by Charlie Howe (MLA ’10)
World Wildlife Fund lists the Upper Parana Atlantic Forest as one of the worlds most diverse. It is, also, one of the most threatened. At the juncture of Argentina, Paraguay, and Brazil this sub-tropical forest offers inexpensive land to subsistence farmers, cattle ranchers, and large soy producers. “Colonists understand the ecological function of the forest though they continue to clear land both for profit and survival,” explained 2009 winner Charlie Howe, who recently returned from nine weeks of travel in rural Paraguay.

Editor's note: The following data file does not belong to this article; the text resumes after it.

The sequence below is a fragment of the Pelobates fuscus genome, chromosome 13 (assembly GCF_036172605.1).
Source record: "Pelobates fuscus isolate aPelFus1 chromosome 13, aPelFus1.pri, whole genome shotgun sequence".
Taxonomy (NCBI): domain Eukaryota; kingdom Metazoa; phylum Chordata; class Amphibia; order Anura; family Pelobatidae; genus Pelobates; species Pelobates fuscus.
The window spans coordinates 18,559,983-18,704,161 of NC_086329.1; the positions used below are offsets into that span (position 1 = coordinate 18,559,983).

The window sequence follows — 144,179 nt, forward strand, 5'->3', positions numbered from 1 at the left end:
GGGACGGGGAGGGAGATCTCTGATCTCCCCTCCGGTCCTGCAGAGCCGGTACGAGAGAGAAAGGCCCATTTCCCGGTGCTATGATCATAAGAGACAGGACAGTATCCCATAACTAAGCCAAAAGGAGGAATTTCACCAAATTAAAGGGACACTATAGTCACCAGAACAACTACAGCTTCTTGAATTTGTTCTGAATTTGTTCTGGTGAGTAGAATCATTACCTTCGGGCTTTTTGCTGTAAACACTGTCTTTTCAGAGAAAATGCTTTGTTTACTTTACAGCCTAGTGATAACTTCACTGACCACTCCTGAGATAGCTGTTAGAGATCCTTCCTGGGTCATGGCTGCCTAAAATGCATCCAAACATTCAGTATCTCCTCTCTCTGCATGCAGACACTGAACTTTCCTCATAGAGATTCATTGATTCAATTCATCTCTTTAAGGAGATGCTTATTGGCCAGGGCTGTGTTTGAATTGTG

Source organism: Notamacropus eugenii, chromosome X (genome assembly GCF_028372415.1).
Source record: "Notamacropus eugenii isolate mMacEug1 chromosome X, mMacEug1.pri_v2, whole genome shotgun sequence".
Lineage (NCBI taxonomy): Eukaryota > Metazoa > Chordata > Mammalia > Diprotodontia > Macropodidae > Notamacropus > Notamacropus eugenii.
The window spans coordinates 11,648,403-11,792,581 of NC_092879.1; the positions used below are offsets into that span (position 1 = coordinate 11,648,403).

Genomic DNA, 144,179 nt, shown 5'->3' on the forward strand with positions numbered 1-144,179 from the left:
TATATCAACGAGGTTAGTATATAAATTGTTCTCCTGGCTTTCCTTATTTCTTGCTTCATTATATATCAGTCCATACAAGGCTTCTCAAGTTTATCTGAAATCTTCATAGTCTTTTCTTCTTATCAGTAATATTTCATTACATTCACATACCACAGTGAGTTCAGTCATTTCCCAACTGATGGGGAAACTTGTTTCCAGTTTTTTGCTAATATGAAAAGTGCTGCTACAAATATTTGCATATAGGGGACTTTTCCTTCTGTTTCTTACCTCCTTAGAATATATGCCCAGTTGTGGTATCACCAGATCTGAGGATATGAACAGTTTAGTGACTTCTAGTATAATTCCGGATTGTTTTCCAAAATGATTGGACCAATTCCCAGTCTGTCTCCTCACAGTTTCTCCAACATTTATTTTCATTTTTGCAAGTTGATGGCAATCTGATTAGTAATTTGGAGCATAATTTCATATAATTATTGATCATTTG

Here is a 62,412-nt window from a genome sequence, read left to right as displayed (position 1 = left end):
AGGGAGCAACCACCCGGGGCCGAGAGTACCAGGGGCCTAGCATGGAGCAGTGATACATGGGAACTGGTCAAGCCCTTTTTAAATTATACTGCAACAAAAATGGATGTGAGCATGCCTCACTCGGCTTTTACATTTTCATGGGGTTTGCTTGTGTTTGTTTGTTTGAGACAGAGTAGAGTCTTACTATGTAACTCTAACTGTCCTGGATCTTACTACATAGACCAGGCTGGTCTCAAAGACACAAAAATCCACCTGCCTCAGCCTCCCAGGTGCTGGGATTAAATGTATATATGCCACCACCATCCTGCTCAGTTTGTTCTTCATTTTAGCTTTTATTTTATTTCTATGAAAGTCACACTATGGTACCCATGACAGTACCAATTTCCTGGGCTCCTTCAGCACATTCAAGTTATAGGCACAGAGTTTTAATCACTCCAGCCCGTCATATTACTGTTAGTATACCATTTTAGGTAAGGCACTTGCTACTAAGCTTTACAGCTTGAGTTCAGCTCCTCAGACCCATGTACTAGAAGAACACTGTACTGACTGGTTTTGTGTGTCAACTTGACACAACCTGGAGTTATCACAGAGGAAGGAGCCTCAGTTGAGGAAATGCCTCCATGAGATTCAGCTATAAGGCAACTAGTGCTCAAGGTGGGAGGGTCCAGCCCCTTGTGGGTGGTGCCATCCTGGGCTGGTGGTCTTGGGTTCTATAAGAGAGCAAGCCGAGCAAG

Charlie visited five of the newest subsistence settlements in Paraguay’s Atlantic Forest. He photographed these frontier settlements, living with the newly arrived colonists.” Life is not easy in new farm colonies, but with rich soil and plenty of raw resources there is a sense of optimism.” This investigation comes at a precarious time in the Upper Parana Atlantic Forest with virgin tracts nearly exhausted.